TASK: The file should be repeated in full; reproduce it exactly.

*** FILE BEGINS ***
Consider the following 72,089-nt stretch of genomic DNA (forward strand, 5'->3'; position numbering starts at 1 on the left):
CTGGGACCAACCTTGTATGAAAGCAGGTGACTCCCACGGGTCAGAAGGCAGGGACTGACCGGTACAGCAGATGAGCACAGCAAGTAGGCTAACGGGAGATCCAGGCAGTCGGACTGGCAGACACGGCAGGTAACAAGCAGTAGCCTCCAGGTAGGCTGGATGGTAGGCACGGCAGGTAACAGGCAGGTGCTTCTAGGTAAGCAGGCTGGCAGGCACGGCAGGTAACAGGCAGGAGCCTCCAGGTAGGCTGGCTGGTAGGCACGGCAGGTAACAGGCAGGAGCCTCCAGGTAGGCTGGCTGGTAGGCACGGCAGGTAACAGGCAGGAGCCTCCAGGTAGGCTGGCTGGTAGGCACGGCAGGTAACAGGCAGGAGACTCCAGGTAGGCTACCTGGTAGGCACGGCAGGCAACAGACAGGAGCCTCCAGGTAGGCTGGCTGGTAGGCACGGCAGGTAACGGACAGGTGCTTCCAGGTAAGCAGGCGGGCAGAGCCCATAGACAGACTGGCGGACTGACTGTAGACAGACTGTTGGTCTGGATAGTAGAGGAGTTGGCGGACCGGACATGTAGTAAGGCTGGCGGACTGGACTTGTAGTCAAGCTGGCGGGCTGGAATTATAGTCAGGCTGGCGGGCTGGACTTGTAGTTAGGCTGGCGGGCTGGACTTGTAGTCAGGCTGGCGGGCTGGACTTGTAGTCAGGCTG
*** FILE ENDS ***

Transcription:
Consider the following 72,089-nt stretch of genomic DNA (forward strand, 5'->3'; position numbering starts at 1 on the left):
CTGGGACCAACCTTGTATGAAAGCAGGTGACTCCCACGGGTCAGAAGGCAGGGACTGACCGGTACAGCAGATGAGCACAGCAAGTAGGCTAACGGGAGATCCAGGCAGTCGGACTGGCAGACACGGCAGGTAACAAGCAGTAGCCTCCAGGTAGGCTGGATGGTAGGCACGGCAGGTAACAGGCAGGTGCTTCTAGGTAAGCAGGCTGGCAGGCACGGCAGGTAACAGGCAGGAGCCTCCAGGTAGGCTGGCTGGTAGGCACGGCAGGTAACAGGCAGGAGCCTCCAGGTAGGCTGGCTGGTAGGCACGGCAGGTAACAGGCAGGAGCCTCCAGGTAGGCTGGCTGGTAGGCACGGCAGGTAACAGGCAGGAGACTCCAGGTAGGCTACCTGGTAGGCACGGCAGGCAACAGACAGGAGCCTCCAGGTAGGCTGGCTGGTAGGCACGGCAGGTAACGGACAGGTGCTTCCAGGTAAGCAGGCGGGCAGAGCCCATAGACAGACTGGCGGACTGACTGTAGACAGACTGTTGGTCTGGATAGTAGAGGAGTTGGCGGACCGGACATGTAGTAAGGCTGGCGGACTGGACTTGTAGTCAAGCTGGCGGGCTGGAATTATAGTCAGGCTGGCGGGCTGGACTTGTAGTTAGGCTGGCGGGCTGGACTTGTAGTCAGGCTGGCGGGCTGGACTTGTAGTCAGGCTG